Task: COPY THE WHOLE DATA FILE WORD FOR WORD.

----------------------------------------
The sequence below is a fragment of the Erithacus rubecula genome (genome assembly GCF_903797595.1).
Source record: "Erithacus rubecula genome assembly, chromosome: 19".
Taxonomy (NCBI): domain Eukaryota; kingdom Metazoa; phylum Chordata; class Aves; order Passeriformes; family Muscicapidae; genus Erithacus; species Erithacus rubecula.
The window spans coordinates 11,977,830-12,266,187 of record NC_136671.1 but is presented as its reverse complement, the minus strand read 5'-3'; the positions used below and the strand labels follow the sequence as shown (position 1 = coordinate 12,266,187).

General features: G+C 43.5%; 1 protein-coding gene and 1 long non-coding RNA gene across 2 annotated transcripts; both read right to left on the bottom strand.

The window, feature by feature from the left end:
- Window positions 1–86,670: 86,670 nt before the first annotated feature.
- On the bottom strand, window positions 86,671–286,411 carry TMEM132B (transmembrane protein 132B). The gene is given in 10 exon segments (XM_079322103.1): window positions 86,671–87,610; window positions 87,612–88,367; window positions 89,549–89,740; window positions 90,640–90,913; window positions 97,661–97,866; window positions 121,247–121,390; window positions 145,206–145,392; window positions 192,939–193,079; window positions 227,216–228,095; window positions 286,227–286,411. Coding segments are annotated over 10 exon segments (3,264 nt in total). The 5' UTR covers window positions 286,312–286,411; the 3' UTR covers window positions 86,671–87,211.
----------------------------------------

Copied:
The sequence below is a fragment of the Erithacus rubecula genome (genome assembly GCF_903797595.1).
Source record: "Erithacus rubecula genome assembly, chromosome: 19".
Taxonomy (NCBI): domain Eukaryota; kingdom Metazoa; phylum Chordata; class Aves; order Passeriformes; family Muscicapidae; genus Erithacus; species Erithacus rubecula.
The window spans coordinates 11,977,830-12,266,187 of record NC_136671.1 but is presented as its reverse complement, the minus strand read 5'-3'; the positions used below and the strand labels follow the sequence as shown (position 1 = coordinate 12,266,187).

General features: G+C 43.5%; 1 protein-coding gene and 1 long non-coding RNA gene across 2 annotated transcripts; both read right to left on the bottom strand.

The window, feature by feature from the left end:
- Window positions 1–86,670: 86,670 nt before the first annotated feature.
- On the bottom strand, window positions 86,671–286,411 carry TMEM132B (transmembrane protein 132B). The gene is given in 10 exon segments (XM_079322103.1): window positions 86,671–87,610; window positions 87,612–88,367; window positions 89,549–89,740; window positions 90,640–90,913; window positions 97,661–97,866; window positions 121,247–121,390; window positions 145,206–145,392; window positions 192,939–193,079; window positions 227,216–228,095; window positions 286,227–286,411. Coding segments are annotated over 10 exon segments (3,264 nt in total). The 5' UTR covers window positions 286,312–286,411; the 3' UTR covers window positions 86,671–87,211.